But back to the issue of reproducibility, which is related to the issue of predictability. Can we predict what God will do in any given situation – assuming that we have settled the issue of God’s existence or at least accept it as an axiom. This ability would lend a substantial amount of credibility to religion and faith even among the most die-hard of skeptics. If we could say “God will protect that church during a tornado because it is the home of genuinely spiritual people who pray honestly for safety and protection” or “this missionary will be protected from all harm because she is doing the Lord’s work” – well, that would have high credence. The ability to predict outcomes in science is based directly on the universality and consistency of the scientific laws that we know. That’s what it means to know them – through their predictive power. But we all know that such spiritual predictions are a fool’s game. God in this manner appears fickle and inconsistent. We are close to resorting to the explanations made by proponents of ESP: it is inherently finicky and labile, and if it were not, then it would not be extrasensory but rather would be understood by existing conventional science. This is not an argument that wins over many (or any) skeptics. But can we do any better?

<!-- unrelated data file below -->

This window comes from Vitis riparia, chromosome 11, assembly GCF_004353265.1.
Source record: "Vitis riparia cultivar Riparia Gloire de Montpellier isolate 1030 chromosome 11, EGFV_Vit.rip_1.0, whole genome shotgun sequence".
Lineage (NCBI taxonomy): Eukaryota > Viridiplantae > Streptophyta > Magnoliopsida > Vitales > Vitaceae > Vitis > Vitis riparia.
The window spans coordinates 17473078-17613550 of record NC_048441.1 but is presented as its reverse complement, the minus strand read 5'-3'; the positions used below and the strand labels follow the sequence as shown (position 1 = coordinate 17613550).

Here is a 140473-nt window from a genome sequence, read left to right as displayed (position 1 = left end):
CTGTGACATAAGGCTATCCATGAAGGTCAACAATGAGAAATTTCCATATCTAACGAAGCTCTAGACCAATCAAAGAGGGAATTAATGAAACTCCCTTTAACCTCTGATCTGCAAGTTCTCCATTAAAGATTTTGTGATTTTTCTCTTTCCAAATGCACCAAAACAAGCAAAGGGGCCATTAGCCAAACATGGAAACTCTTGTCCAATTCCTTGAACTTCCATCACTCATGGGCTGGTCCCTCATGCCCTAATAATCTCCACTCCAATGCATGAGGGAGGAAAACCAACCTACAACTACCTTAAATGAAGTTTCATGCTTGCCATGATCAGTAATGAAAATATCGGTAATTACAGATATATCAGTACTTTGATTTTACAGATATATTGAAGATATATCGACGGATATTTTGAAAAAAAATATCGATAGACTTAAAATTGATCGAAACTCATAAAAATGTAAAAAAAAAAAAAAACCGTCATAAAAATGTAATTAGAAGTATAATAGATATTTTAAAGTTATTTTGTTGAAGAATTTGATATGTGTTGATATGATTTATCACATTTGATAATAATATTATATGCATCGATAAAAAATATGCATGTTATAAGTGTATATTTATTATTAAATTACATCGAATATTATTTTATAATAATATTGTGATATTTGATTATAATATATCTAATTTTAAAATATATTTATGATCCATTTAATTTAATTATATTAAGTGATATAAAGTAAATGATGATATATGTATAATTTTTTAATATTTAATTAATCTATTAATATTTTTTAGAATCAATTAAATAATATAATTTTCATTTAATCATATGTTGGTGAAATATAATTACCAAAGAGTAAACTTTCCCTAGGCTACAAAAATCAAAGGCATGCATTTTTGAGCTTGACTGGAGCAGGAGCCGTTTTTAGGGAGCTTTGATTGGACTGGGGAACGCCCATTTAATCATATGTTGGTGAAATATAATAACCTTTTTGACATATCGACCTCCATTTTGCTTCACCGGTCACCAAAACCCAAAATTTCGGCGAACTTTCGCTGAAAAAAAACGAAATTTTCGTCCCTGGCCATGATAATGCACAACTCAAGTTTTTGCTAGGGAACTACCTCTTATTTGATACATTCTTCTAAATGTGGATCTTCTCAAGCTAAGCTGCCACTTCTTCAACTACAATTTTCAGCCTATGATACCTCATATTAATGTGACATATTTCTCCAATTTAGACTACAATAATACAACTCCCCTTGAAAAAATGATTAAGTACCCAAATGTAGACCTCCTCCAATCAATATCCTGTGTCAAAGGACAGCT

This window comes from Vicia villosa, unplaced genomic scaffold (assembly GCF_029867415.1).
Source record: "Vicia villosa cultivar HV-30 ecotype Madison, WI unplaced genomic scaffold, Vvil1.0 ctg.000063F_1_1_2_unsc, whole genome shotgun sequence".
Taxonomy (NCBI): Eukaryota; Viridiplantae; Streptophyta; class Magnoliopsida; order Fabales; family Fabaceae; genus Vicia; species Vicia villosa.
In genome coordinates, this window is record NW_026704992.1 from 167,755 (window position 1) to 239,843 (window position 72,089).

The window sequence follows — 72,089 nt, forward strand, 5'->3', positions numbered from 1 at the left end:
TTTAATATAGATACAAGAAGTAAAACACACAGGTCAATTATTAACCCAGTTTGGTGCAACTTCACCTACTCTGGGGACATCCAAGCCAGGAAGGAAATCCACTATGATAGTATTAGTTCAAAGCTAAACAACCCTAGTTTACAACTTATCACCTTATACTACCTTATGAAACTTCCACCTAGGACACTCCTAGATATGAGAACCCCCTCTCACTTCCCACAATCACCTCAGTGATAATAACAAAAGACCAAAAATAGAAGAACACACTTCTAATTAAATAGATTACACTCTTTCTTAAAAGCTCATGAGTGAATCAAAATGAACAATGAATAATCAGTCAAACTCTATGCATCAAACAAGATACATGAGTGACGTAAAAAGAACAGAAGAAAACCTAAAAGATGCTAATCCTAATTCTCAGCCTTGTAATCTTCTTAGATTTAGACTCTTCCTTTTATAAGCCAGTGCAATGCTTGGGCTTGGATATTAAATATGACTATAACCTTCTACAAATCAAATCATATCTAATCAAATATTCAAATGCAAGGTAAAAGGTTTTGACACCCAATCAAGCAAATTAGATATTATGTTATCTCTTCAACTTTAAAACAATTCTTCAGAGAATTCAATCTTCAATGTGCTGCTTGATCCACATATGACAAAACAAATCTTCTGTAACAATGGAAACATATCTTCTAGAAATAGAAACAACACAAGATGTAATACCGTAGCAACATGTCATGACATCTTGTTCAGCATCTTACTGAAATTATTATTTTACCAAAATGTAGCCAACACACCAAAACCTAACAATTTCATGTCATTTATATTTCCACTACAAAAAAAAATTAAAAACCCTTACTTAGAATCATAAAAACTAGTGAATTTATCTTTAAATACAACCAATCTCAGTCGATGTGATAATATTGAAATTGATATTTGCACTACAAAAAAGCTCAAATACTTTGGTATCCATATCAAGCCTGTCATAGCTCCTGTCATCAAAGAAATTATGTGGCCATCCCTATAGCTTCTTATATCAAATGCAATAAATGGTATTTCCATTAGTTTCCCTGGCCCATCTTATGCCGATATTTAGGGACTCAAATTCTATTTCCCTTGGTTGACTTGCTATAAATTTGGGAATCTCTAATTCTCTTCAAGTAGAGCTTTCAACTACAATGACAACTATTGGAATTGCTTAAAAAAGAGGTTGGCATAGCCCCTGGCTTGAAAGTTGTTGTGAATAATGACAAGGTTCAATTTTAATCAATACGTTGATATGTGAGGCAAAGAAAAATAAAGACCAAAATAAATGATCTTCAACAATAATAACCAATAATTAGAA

An area of great research interest at the moment is personalized medicine. We know that people respond to different drugs in different ways, that people respond to therapeutic interventions (surgery, rehabilitation, physical therapy) in different ways. So is it then correct to say that medicine is not based on solid underlying physical (physiological) knowledge? Not at all. We can speak of individual genomes or epigenetic (environmentally induced) modifications to the genome, but the underlying embodiment in DNA and RNA and gene transcription is common to all of us (and across plants, animals, and humans). There is a common core. So then – what is the common ground on which we can agree that God is involved in the universe, while allowing for God's freedom to deal with each of us individually?